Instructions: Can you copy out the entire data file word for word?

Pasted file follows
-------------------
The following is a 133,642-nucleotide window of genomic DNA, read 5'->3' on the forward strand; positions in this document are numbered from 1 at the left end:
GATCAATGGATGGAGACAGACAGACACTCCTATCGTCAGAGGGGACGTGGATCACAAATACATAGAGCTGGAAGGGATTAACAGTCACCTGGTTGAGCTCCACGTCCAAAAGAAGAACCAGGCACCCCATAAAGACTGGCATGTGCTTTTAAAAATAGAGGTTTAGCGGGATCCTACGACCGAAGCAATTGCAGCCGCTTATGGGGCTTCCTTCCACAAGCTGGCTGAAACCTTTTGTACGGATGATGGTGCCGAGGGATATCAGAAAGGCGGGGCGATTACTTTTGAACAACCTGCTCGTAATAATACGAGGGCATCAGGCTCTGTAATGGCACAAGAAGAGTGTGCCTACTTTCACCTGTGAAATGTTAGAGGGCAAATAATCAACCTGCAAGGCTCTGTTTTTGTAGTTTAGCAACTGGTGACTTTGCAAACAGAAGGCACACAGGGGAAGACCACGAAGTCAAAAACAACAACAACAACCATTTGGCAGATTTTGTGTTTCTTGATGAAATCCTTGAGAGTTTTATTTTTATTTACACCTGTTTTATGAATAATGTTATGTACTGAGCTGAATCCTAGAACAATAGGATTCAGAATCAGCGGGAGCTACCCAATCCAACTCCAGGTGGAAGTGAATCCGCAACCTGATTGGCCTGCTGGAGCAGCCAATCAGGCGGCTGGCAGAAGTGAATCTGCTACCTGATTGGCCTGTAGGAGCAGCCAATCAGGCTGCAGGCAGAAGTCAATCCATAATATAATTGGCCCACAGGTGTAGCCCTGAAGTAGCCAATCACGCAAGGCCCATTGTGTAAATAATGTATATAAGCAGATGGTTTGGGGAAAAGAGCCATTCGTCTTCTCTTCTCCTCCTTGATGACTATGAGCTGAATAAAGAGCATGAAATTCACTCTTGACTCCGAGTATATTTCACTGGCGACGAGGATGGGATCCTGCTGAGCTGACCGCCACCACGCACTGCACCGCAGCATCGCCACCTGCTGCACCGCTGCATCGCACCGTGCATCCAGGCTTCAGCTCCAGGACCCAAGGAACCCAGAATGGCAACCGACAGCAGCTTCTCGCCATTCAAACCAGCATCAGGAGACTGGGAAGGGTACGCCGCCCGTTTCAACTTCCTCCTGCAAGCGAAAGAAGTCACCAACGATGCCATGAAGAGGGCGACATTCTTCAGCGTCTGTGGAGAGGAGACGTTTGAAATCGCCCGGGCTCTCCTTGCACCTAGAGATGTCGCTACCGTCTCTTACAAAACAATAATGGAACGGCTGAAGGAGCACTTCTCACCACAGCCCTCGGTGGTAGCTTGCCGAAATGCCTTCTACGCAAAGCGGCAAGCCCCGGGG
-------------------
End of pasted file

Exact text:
The following is a 133,642-nucleotide window of genomic DNA, read 5'->3' on the forward strand; positions in this document are numbered from 1 at the left end:
GATCAATGGATGGAGACAGACAGACACTCCTATCGTCAGAGGGGACGTGGATCACAAATACATAGAGCTGGAAGGGATTAACAGTCACCTGGTTGAGCTCCACGTCCAAAAGAAGAACCAGGCACCCCATAAAGACTGGCATGTGCTTTTAAAAATAGAGGTTTAGCGGGATCCTACGACCGAAGCAATTGCAGCCGCTTATGGGGCTTCCTTCCACAAGCTGGCTGAAACCTTTTGTACGGATGATGGTGCCGAGGGATATCAGAAAGGCGGGGCGATTACTTTTGAACAACCTGCTCGTAATAATACGAGGGCATCAGGCTCTGTAATGGCACAAGAAGAGTGTGCCTACTTTCACCTGTGAAATGTTAGAGGGCAAATAATCAACCTGCAAGGCTCTGTTTTTGTAGTTTAGCAACTGGTGACTTTGCAAACAGAAGGCACACAGGGGAAGACCACGAAGTCAAAAACAACAACAACAACCATTTGGCAGATTTTGTGTTTCTTGATGAAATCCTTGAGAGTTTTATTTTTATTTACACCTGTTTTATGAATAATGTTATGTACTGAGCTGAATCCTAGAACAATAGGATTCAGAATCAGCGGGAGCTACCCAATCCAACTCCAGGTGGAAGTGAATCCGCAACCTGATTGGCCTGCTGGAGCAGCCAATCAGGCGGCTGGCAGAAGTGAATCTGCTACCTGATTGGCCTGTAGGAGCAGCCAATCAGGCTGCAGGCAGAAGTCAATCCATAATATAATTGGCCCACAGGTGTAGCCCTGAAGTAGCCAATCACGCAAGGCCCATTGTGTAAATAATGTATATAAGCAGATGGTTTGGGGAAAAGAGCCATTCGTCTTCTCTTCTCCTCCTTGATGACTATGAGCTGAATAAAGAGCATGAAATTCACTCTTGACTCCGAGTATATTTCACTGGCGACGAGGATGGGATCCTGCTGAGCTGACCGCCACCACGCACTGCACCGCAGCATCGCCACCTGCTGCACCGCTGCATCGCACCGTGCATCCAGGCTTCAGCTCCAGGACCCAAGGAACCCAGAATGGCAACCGACAGCAGCTTCTCGCCATTCAAACCAGCATCAGGAGACTGGGAAGGGTACGCCGCCCGTTTCAACTTCCTCCTGCAAGCGAAAGAAGTCACCAACGATGCCATGAAGAGGGCGACATTCTTCAGCGTCTGTGGAGAGGAGACGTTTGAAATCGCCCGGGCTCTCCTTGCACCTAGAGATGTCGCTACCGTCTCTTACAAAACAATAATGGAACGGCTGAAGGAGCACTTCTCACCACAGCCCTCGGTGGTAGCTTGCCGAAATGCCTTCTACGCAAAGCGGCAAGCCCCGGGG